Blast Theory is an internationally renowned artist group based in Brighton. They produce work mixing interactive media, digital broadcasting and live performance to create groundbreaking new forms of performance and interactive art that blends live performance and digital broadcasting. The group’s work explores the social and political aspects of technology. Sustainability is embedded within Blast Theory’s core values and this is seen within their inner working culture and numerous works that they produce.
“We all believe that dealing with climate change starts with us as individuals and as a team, taking concrete steps to limit our impact on the world around us. So, for us it’s a profound expression of our values.”– Matt Adams, Blast Theory
Although not exclusively focused on environmental sustainability, Blast Theory’s artistic programming is rooted in ethics and values, which often focus on environmental considerations. The pieces of work they produce respond to a current social, environmental and political climate and present ideas, possible scenarios and alternative ways of approaching things to their audiences.
Rider Spoke, 2007
This piece was first created in 2007 and presented in the Barbican, London. Cyclists were given the opportunity to explore the city at night equipped with a handheld computer, searching for hiding places, finding recordings and leaving their own recordings behind. The piece combined a fascination with the digital social space, the city and cycling, challenging the boundaries of public space, safety at night and theatre. The audience could take part either on their own bike or one supplied by Blast Theory. This work proposed different ways of looking at and experiencing the city.
“We make lots of works that are for people to take part on foot, and again most of that work is inviting people to experience the city in a different way, to do something in a way that is healthy and sustainable.”– Matt Adams, Blast Theory
Prof Tanda’s Guess-A-Ware, 2007
Prof. Tanda’s Guess-A-Ware was the outcome of a project called Participate, which involved Blast Theory, the University of Nottingham, British Telecom, Microsoft Research and others. This was a great way of working with researchers to look at how to intersect their work with sustainability.
As part of this they developed a test mobile phone app that invited audiences to take part in experiments and measure their environmental impacts. Through a variety of activities, audiences learned about their carbon footprint and discovered ways to reduce it. Prof. Tanda lived on their phone and popped up twice a day to play, inviting them to perform tasks, answer questions or enter text into forms to interact. Sometimes he would ask questions such as how much water they used in the shower or how many bin bags they put out. The goal was to take advantage of the mobile phone generation and use it as a tool to get people engaged with the choices that they make.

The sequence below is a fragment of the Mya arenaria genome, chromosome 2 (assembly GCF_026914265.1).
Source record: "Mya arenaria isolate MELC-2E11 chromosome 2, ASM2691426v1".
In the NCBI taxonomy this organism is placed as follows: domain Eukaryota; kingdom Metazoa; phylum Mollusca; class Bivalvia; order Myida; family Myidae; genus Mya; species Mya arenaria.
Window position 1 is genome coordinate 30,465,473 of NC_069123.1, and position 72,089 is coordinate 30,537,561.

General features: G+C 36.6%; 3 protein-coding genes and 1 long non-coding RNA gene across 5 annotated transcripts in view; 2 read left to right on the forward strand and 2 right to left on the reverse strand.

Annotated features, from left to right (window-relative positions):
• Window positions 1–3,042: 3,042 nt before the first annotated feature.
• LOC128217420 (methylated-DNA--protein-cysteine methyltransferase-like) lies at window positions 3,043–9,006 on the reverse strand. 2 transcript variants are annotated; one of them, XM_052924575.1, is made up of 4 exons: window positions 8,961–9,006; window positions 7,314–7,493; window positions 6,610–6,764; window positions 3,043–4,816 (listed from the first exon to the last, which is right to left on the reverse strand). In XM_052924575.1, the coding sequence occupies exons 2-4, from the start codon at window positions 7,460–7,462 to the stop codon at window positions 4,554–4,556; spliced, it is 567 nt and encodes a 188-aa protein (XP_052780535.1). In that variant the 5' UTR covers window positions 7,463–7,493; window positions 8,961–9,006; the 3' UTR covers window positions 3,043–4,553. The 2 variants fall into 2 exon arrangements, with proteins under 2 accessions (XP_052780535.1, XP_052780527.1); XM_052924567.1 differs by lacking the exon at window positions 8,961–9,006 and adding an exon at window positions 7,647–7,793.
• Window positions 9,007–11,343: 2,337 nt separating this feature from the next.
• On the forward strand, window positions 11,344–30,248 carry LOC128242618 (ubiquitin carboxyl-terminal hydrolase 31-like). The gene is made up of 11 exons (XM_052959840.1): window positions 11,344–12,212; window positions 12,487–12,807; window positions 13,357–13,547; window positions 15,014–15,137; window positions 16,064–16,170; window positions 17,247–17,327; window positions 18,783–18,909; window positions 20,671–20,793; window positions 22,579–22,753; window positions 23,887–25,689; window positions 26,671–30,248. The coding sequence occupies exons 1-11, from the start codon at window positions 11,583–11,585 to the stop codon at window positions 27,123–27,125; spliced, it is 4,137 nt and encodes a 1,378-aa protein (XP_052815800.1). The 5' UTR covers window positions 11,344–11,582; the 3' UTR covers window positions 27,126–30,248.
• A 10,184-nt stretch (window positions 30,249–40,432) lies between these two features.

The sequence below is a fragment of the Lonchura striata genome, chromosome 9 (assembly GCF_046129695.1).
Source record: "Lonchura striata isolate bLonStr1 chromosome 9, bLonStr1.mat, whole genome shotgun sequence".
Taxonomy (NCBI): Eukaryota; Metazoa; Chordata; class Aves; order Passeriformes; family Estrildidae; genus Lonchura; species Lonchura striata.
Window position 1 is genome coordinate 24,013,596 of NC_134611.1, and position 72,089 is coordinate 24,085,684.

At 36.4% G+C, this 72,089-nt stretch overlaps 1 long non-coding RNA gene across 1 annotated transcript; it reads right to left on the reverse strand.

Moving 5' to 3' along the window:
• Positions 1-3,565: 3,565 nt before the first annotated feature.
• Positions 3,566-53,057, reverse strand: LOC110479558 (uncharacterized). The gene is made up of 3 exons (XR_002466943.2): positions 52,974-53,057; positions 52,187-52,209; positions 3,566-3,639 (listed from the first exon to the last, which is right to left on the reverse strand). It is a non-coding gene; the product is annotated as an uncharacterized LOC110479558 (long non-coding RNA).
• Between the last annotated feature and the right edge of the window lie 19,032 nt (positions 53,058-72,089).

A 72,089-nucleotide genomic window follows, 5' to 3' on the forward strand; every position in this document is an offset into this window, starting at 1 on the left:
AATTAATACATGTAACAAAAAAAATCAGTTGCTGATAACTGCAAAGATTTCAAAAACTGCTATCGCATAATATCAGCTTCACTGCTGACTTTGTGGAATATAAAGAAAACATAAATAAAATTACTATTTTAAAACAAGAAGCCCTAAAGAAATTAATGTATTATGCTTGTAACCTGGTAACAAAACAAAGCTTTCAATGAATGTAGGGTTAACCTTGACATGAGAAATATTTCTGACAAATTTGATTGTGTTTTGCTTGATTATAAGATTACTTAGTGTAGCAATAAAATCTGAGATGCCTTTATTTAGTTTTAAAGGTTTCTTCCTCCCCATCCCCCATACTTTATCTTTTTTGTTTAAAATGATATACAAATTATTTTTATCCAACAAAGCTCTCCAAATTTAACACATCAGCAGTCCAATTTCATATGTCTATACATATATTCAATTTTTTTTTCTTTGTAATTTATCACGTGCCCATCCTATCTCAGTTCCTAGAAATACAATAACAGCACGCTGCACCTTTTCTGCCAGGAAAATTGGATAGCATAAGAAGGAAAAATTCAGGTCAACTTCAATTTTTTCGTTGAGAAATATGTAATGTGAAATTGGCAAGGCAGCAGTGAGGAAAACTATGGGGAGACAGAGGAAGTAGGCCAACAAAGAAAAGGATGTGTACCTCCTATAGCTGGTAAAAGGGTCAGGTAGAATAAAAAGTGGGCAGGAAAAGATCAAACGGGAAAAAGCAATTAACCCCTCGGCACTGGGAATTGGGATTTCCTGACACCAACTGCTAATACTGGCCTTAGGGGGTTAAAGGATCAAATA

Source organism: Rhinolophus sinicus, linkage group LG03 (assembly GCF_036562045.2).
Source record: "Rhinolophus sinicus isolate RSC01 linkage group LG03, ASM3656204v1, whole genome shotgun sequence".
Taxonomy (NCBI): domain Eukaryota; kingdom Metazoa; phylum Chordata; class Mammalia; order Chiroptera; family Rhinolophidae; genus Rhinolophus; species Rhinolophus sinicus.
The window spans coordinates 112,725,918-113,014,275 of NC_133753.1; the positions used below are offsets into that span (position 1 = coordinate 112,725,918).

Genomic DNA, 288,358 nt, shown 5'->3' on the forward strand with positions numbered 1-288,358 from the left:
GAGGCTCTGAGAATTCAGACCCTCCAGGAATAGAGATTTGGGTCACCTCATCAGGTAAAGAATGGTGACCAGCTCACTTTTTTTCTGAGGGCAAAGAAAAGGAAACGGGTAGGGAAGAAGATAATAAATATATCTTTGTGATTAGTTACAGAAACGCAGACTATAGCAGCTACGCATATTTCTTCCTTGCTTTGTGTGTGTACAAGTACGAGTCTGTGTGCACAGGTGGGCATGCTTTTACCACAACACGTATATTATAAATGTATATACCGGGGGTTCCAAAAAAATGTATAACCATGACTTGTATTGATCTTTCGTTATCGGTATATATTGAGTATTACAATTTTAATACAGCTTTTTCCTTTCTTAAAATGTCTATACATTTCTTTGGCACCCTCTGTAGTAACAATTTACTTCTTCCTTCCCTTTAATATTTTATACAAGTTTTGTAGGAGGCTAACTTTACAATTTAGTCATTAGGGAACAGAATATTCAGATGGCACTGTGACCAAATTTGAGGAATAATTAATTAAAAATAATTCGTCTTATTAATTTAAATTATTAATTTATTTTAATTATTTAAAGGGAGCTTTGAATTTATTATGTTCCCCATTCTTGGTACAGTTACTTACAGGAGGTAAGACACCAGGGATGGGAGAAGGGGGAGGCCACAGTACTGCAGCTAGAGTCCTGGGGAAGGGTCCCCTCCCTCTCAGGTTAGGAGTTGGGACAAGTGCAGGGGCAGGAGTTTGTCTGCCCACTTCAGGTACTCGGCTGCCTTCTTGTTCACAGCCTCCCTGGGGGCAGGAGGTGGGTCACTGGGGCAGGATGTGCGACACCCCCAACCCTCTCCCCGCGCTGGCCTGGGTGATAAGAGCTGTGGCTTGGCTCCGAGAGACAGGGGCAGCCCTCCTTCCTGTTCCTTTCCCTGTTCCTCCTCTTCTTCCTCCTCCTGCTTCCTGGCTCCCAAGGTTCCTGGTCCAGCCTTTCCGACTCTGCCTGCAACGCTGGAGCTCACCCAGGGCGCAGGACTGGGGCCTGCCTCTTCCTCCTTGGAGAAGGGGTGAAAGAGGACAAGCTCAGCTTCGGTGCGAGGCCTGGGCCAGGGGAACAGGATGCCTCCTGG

The Thing I Will Be Doing For The Rest Of My Life, 2013
In 2013, Blast Theory produced a work in Nagoya, Japan called The Thing I Will Be Doing For The Rest Of My Life. This was a response to the tsunami in Sendai in 2011. The piece investigated the impact of the incident on the people in Japan. Through site visits to Japan, they developed a work in partnership with volunteers in Nagoya. They brought people together to pull a fishing trawler out of the sea by hand over a period of ten days to take it to the centre of Nagoya and install it in the city. Audiences from all over the world were able to follow the project online, listen to stories and share photos of the journey. They were also able to send messages of support using the hashtag #thethingillbedoing. The entire project was filmed and presented throughout the Aichi Triennale, on tablets, which members of the public could walk with as they looked at the trawler under the flyover in the park.
“In that instance our values around sustainability are directly embedded in the work that we’re making and the conversations we are having with the people that participate in our work.”– Matt Adams, Blast Theory